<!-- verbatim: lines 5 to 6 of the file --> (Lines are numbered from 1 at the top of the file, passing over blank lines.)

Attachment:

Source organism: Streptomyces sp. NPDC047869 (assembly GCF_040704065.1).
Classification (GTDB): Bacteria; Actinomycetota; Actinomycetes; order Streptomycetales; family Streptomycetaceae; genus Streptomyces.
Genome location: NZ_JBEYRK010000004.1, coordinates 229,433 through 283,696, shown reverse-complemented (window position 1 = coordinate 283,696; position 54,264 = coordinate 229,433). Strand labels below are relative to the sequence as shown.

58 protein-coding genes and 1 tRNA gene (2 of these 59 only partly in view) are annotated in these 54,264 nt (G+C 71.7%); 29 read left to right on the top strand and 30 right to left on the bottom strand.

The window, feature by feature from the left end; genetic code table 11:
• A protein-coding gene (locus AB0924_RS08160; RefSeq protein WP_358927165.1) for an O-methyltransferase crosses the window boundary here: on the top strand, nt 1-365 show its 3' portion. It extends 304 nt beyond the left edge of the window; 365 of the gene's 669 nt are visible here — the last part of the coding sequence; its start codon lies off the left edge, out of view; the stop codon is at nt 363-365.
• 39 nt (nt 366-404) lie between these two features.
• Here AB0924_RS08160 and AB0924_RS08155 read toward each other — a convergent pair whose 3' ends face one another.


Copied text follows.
The window, feature by feature from the left end; genetic code table 11:
• A protein-coding gene (locus AB0924_RS08160; RefSeq protein WP_358927165.1) for an O-methyltransferase crosses the window boundary here: on the top strand, nt 1-365 show its 3' portion. It extends 304 nt beyond the left edge of the window; 365 of the gene's 669 nt are visible here — the last part of the coding sequence; its start codon lies off the left edge, out of view; the stop codon is at nt 363-365.